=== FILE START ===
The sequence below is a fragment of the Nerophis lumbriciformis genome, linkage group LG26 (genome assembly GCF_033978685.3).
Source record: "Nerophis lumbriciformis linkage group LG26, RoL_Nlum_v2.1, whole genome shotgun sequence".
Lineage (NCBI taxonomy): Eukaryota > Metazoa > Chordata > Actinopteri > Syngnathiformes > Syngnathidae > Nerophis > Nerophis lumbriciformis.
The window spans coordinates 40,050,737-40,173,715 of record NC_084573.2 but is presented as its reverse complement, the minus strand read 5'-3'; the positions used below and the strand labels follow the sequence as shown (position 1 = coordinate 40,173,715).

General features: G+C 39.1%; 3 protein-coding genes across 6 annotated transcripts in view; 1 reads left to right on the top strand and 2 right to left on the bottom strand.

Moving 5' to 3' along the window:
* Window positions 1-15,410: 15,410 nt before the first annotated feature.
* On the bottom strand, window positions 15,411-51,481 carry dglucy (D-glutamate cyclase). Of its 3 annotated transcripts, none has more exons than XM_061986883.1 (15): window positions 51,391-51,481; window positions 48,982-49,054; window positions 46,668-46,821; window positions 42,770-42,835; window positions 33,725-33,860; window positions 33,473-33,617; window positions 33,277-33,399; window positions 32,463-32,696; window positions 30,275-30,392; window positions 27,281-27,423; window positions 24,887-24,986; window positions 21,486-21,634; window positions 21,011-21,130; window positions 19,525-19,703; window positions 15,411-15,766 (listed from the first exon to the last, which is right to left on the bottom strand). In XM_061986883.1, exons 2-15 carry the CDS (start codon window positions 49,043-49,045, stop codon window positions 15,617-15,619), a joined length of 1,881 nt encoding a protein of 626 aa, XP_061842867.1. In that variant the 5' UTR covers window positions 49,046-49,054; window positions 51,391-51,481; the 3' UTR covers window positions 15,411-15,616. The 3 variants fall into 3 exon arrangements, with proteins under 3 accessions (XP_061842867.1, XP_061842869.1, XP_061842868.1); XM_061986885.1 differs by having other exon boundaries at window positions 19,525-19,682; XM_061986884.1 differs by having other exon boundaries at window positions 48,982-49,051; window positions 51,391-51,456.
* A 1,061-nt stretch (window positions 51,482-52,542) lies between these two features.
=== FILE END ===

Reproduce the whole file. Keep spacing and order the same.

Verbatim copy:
The sequence below is a fragment of the Nerophis lumbriciformis genome, linkage group LG26 (genome assembly GCF_033978685.3).
Source record: "Nerophis lumbriciformis linkage group LG26, RoL_Nlum_v2.1, whole genome shotgun sequence".
Lineage (NCBI taxonomy): Eukaryota > Metazoa > Chordata > Actinopteri > Syngnathiformes > Syngnathidae > Nerophis > Nerophis lumbriciformis.
The window spans coordinates 40,050,737-40,173,715 of record NC_084573.2 but is presented as its reverse complement, the minus strand read 5'-3'; the positions used below and the strand labels follow the sequence as shown (position 1 = coordinate 40,173,715).

General features: G+C 39.1%; 3 protein-coding genes across 6 annotated transcripts in view; 1 reads left to right on the top strand and 2 right to left on the bottom strand.

Moving 5' to 3' along the window:
* Window positions 1-15,410: 15,410 nt before the first annotated feature.
* On the bottom strand, window positions 15,411-51,481 carry dglucy (D-glutamate cyclase). Of its 3 annotated transcripts, none has more exons than XM_061986883.1 (15): window positions 51,391-51,481; window positions 48,982-49,054; window positions 46,668-46,821; window positions 42,770-42,835; window positions 33,725-33,860; window positions 33,473-33,617; window positions 33,277-33,399; window positions 32,463-32,696; window positions 30,275-30,392; window positions 27,281-27,423; window positions 24,887-24,986; window positions 21,486-21,634; window positions 21,011-21,130; window positions 19,525-19,703; window positions 15,411-15,766 (listed from the first exon to the last, which is right to left on the bottom strand). In XM_061986883.1, exons 2-15 carry the CDS (start codon window positions 49,043-49,045, stop codon window positions 15,617-15,619), a joined length of 1,881 nt encoding a protein of 626 aa, XP_061842867.1. In that variant the 5' UTR covers window positions 49,046-49,054; window positions 51,391-51,481; the 3' UTR covers window positions 15,411-15,616. The 3 variants fall into 3 exon arrangements, with proteins under 3 accessions (XP_061842867.1, XP_061842869.1, XP_061842868.1); XM_061986885.1 differs by having other exon boundaries at window positions 19,525-19,682; XM_061986884.1 differs by having other exon boundaries at window positions 48,982-49,051; window positions 51,391-51,456.
* A 1,061-nt stretch (window positions 51,482-52,542) lies between these two features.